From: Sonia Mittelstedt


Editor's note: This letter is addressed to the state superintendent of schools and all county boards of education for the state of Maryland.

My name is Sonia Mittelstedt. I am a fashion designer and a mother of four children. As a parent, I have recognized a major and ever-growing problem in the public school system today, and that is the dress code.

The peer pressure for students todress in the latest fashion is causing undue stress on the students as well as the parents. It is impossible for lower- or even the moderate-income family to provide socially acceptable clothing for their children with the current cost of designer fashions. How does the youngster who is not wearing the latest "cool" fashions fit into peer groups? The problem is big, as well as sad, in both the psychological and physical arenas.

I have talked to many other parents, and the most predominant problem I have found was the stress on everyone's budget from struggling to try to dress their children for school. As timeapproaches for the school year to start, parents go shopping. However, most are unable to buy what the child wants and needs because of the outrageous cost of clothing. For example, a pair of boys' Cavaricci pants -- one of the latest hot fashion items -- costs about $75. One particular mother stated that her son was afraid to go to school because he knew that he could not dress like the other children. He knew he would be ridiculed by his classmates and would not fit into their group; he would be considered a "nerd." This affected him mentally and physically because he did feel good about himself.

On the other hand, there are the young girls who want to look like a high-fashion magazine model. These girls want to wear provocative attire, make-up to go with it, and hairdos that are designed to provoke the male youth and sexually attract them -- no wonder teen pregnancy is booming.When the people in my generation were young teen-agers, we looked like young teen-agers. Our parents and our schools did not allow anyoneto dress in a provocative manner.

There are a lot of people out there who cannot afford to dress their children in the type of high-fashion attire they need to fit in. I have done some research in a few stores, and it resulted in the following examples:

Designer jeans (Bugle Boy, Used, Guess, etc.): $34-70

Designer T-shirt (Quick Silver, Stuzzi, Nike, etc.): $15-60

Tennis shoes (Reebok, British Knights, Nike, etc.): $75-160

My plan is to ease the stress and pressure brought about by the above-mentioned situations by creating a dress code in public schools. This is not a new plan; parochial schools have been using them for many years. A uniform dress code will eliminate the students' social and mental stress, allowing greater concentration on scholastic excellence, as well as relieving the financial burden to parents' budgets.

What I'm asking for is the adoption of aschool uniform, but one that would not be too objectionable to the students: one that would consist of basic apparel of a four- or five-piece wardrobe with some school colors, logos and/or neutral colors orprints to be worn daily except once a month, when there will be freedress.

As a fashion designer and a manufacturer, I subscribe to the weekly Apparel News, in which information is published on the upcoming fashions for the next year -- the colors, fabrics and so on. Once approved, I will prepare a portfolio of my ideas, designs, fabrics,colors and manufacturing services; plus, I will update the uniform yearly to stay abreast of the trends.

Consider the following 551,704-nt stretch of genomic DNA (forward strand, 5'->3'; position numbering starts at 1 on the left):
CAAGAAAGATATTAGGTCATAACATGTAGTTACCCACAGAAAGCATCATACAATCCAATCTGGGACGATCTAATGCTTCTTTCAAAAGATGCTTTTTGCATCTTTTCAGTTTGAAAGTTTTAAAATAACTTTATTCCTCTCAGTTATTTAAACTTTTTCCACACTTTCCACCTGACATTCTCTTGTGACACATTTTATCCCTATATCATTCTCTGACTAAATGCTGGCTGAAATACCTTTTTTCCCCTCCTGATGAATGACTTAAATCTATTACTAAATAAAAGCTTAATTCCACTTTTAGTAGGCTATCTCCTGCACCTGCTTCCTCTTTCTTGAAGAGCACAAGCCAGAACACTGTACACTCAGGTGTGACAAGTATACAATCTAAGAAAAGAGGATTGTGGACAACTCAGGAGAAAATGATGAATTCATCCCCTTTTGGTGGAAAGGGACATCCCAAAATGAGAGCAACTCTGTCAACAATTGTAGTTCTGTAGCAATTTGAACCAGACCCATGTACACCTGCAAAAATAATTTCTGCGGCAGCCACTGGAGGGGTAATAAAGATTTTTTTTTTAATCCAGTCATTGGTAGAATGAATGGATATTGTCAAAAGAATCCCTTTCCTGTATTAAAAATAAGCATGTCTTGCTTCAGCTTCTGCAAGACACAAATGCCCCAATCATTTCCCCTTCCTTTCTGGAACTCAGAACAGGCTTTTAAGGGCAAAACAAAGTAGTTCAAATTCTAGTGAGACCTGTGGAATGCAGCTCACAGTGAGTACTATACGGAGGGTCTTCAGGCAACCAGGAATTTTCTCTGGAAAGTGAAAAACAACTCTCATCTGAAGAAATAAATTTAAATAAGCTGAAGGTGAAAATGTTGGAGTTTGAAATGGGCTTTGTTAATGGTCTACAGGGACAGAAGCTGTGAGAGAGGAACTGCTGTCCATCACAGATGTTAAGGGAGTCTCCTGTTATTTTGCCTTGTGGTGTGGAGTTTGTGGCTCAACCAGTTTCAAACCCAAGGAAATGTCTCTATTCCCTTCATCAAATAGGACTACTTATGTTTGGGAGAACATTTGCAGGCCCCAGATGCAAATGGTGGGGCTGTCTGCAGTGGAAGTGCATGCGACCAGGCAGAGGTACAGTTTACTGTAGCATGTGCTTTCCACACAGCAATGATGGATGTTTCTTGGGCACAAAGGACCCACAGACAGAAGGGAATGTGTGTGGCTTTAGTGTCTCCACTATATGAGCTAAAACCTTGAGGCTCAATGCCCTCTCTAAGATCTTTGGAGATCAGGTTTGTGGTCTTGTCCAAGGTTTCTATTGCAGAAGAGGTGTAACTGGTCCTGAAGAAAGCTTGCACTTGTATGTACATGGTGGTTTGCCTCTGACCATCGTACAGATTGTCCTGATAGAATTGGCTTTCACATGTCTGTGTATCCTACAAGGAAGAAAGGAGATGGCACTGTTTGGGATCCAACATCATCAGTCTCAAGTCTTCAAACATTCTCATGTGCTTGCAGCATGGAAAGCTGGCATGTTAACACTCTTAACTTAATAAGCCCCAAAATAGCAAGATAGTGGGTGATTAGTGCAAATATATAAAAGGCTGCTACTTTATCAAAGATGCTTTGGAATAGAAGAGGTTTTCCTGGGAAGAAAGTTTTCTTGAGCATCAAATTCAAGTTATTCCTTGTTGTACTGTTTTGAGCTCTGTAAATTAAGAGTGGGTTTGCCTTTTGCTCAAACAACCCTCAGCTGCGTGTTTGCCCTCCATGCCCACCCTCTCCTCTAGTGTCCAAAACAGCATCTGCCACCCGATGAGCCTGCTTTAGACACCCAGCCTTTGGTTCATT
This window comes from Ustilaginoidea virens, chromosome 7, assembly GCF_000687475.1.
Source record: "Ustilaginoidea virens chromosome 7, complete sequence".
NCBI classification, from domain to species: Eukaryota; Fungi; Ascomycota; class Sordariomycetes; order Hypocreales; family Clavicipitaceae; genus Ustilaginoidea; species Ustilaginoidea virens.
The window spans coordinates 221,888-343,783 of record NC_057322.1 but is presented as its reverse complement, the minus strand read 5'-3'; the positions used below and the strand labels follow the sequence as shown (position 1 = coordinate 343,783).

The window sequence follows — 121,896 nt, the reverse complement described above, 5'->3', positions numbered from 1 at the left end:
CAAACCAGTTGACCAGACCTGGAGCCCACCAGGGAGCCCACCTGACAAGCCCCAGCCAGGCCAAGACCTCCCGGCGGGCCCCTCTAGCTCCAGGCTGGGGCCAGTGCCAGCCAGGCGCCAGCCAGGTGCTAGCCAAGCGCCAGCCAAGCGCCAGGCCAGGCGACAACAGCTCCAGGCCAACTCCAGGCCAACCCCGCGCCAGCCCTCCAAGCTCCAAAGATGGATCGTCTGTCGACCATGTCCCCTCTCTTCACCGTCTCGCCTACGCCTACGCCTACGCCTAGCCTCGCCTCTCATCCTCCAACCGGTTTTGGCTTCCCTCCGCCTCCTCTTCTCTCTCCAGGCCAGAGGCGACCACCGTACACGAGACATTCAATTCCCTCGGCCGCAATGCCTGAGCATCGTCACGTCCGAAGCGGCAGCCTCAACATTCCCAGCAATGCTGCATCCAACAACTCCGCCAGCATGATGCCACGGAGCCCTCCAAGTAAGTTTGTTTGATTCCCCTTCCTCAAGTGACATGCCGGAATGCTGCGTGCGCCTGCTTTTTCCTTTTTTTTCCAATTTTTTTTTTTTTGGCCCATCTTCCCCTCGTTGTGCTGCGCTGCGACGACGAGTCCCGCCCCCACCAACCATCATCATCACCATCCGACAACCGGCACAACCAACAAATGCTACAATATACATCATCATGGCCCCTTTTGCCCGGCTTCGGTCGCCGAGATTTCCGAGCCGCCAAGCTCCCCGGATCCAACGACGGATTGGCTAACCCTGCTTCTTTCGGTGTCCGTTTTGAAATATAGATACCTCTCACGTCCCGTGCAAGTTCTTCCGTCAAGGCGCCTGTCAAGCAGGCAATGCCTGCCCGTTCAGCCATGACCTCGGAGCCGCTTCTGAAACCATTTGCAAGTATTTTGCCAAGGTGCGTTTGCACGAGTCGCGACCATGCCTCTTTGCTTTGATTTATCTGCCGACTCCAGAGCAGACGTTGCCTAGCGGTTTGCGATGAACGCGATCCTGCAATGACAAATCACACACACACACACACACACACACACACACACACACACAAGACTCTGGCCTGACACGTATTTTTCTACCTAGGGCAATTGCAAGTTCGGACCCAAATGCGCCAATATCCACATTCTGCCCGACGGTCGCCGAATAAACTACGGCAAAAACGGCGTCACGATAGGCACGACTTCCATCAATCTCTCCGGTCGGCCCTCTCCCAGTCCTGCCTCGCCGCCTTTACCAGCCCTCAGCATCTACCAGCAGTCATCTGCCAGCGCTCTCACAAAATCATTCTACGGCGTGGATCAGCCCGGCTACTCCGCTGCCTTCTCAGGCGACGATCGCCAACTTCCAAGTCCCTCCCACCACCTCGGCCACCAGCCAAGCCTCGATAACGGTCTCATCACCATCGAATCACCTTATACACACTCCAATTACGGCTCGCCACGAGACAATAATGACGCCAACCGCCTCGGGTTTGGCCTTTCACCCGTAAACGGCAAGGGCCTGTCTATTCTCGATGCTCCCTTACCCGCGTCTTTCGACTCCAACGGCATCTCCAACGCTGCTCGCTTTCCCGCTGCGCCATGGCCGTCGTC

With this plan, everyone willcome out a winner: students, faculty and parents. There is no down side when we are talking about the physical and mental health of our children.

I would like to have the uniform policy enacted for the 1991-1992 school year for the whole state of Maryland.


From: John Leopold

Former member

Maryland General Assembly

I was pleased to note that the County Council has introduced legislation to rescind the section of the 1989 pension bill that lowered the retirement age for county elected officials and top-ranking department heads from 60 to 50.

The lowered retirement age, which was approved by former County Executive (O.) James Lighthizer and supported unanimously in May 1989 by the members of the County Council, was an irresponsible slap in the face of every county taxpayer, and its repeal cannot come soon enough.


From: Mary Rosso


Maryland Waste Coalition

It is imperative that yourreaders know just how important the 20/20 Chesapeake Growth and Protection Act is to the controlled-growth issue and the tax issue. Not many people really know just how significant this bill is.

This bill will effectively start the process of statewide growth control, curbing urban sprawl while cutting down on the big bucks that are spent on servicing sprawl. The majority of our tax dollars are used to support services and build roads, bridges, sewer lines, and all the ancillary services needed to maintain these infrastructure systems.

Thebill itself will immediately protect the sensitive areas identified as: steep slopes; critical habitat for endangered species; stream buffers, 100 feet for perennial streams, 100 feet for intermittent streams in rural and resource areas, and 50 feet for intermittent streams in growth and developed areas; and flood plains (except tidal).

The jurisdictions will come up with three land classifications: developed areas; growth areas; and rural and resource areas. There will be mapping required, public hearings, and so on. During this interim period, while the locals are doing their identifying and mapping, we willhave protection of sensitive areas.

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